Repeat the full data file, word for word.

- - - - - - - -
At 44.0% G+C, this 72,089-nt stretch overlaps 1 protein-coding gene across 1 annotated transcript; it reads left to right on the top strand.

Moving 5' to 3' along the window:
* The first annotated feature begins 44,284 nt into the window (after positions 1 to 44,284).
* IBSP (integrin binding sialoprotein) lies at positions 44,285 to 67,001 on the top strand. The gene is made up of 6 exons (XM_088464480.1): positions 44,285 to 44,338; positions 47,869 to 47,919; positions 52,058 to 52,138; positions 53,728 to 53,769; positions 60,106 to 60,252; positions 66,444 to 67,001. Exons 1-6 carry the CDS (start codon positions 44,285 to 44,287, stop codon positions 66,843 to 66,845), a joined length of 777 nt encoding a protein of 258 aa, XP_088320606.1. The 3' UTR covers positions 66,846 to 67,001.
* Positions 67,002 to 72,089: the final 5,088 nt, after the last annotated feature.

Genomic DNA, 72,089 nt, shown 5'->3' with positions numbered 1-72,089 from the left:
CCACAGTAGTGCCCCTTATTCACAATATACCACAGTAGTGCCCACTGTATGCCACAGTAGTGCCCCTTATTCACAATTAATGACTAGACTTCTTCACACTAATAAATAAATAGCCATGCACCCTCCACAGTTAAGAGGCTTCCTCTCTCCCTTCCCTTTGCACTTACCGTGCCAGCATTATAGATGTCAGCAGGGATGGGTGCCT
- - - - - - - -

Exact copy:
At 44.0% G+C, this 72,089-nt stretch overlaps 1 protein-coding gene across 1 annotated transcript; it reads left to right on the top strand.

Moving 5' to 3' along the window:
* The first annotated feature begins 44,284 nt into the window (after positions 1 to 44,284).
* IBSP (integrin binding sialoprotein) lies at positions 44,285 to 67,001 on the top strand. The gene is made up of 6 exons (XM_088464480.1): positions 44,285 to 44,338; positions 47,869 to 47,919; positions 52,058 to 52,138; positions 53,728 to 53,769; positions 60,106 to 60,252; positions 66,444 to 67,001. Exons 1-6 carry the CDS (start codon positions 44,285 to 44,287, stop codon positions 66,843 to 66,845), a joined length of 777 nt encoding a protein of 258 aa, XP_088320606.1. The 3' UTR covers positions 66,846 to 67,001.
* Positions 67,002 to 72,089: the final 5,088 nt, after the last annotated feature.

Genomic DNA, 72,089 nt, shown 5'->3' with positions numbered 1-72,089 from the left:
CCACAGTAGTGCCCCTTATTCACAATATACCACAGTAGTGCCCACTGTATGCCACAGTAGTGCCCCTTATTCACAATTAATGACTAGACTTCTTCACACTAATAAATAAATAGCCATGCACCCTCCACAGTTAAGAGGCTTCCTCTCTCCCTTCCCTTTGCACTTACCGTGCCAGCATTATAGATGTCAGCAGGGATGGGTGCCT